Could mild behavioral impairment be used as a biomarker to predict individuals at risk of developing dementia?
James Bateman, M.D., M.P..H.
Wake Forest University Health Sciences
Winston-Salem, NC - United States
Mild Behavioral Impairment (MBI) may be associated with neuropsychiatric symptoms including agitation, depression, apathy, delusions, hallucinations, and sleep difficulties. Studies show that MBI may precede brain changes and potential progression to Mild Cognitive Impairment (or MCI, a condition with subtle memory loss that may precede dementia, including Alzheimer’s dementia). Researchers believe that the identification of biomarkers associated with MBI could help improve prediction of which individuals are more likely to progress to dementia.
Dr. James Bateman and colleagues believe that measures of certain biological processes that occur automatically and without conscious effort, including blood pressure, breathing, and heart rate may serve as biomarkers of MBI.
Dr. Bateman and his team will leverage clinical, cognitive, brain scan and biomarker datasets from an existing study, Clinical Core cohort of Wake Forest Alzheimer’s Disease Research Center (ADRC), with 600 participants. From this ongoing study, the researchers will recruit 100 participants with MCI and 100 participants who are cognitively unimpaired. Dr. Bateman and his colleagues will further divide the groups into those with and without MBI.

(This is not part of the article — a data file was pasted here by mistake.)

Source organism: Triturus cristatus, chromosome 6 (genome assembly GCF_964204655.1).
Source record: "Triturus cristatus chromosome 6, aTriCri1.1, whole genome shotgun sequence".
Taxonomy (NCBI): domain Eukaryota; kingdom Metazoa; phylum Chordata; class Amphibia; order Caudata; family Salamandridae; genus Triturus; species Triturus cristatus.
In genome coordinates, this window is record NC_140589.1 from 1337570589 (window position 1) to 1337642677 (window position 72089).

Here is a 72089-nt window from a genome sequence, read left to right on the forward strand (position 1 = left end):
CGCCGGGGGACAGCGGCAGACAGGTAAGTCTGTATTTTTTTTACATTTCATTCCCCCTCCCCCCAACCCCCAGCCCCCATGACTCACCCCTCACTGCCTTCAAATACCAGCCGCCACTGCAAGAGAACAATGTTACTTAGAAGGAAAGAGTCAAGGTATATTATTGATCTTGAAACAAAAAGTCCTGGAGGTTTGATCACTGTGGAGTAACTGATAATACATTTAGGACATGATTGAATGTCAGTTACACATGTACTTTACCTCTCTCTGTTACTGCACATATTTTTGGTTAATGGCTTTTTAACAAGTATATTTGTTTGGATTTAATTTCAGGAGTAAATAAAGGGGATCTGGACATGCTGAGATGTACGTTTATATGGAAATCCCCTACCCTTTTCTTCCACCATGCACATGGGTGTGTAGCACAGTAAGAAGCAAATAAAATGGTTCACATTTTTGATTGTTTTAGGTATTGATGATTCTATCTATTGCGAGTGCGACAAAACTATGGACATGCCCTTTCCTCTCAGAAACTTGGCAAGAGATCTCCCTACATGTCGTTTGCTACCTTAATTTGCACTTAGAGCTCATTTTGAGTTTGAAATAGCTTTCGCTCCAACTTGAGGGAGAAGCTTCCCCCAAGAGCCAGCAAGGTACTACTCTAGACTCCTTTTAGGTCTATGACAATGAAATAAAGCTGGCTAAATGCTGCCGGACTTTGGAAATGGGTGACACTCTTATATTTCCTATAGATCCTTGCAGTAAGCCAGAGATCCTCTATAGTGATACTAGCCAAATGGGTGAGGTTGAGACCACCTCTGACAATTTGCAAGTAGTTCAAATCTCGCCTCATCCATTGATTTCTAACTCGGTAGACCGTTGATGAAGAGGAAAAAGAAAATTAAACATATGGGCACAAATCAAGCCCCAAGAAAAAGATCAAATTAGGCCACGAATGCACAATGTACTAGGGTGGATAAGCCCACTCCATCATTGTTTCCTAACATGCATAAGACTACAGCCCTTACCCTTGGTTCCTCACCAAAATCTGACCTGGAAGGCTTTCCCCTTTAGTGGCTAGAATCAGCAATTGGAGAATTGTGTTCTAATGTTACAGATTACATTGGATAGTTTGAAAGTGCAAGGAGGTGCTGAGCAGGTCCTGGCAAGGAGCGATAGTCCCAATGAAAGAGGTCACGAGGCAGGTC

The researchers will study how participants experience emotions throughout the day and compare this to reports of mood and behavioral changes from caregivers. Next, the researchers will invite participants to the clinic and fit them with wearables such as electrocardiogram sensors to understand changes in heart rate when participants complete tests of memory and thinking (involving a common stressful experience).
Finally, the researchers will study whether changes in heart rate may be associated with brain changes associated with Alzheimer’s such as the levels of beta-amyloid and tau using brain scans and biomarker datasets. Both beta-amyloid and tau proteins accumulate to form plaques and tangles, the two main hallmark brain changes observed in Alzheimer’s.
If successful, the results of this study, may help identify emotional dysregulation in individuals with MBI as a potential biomarker of MCI and Alzheimer’s.
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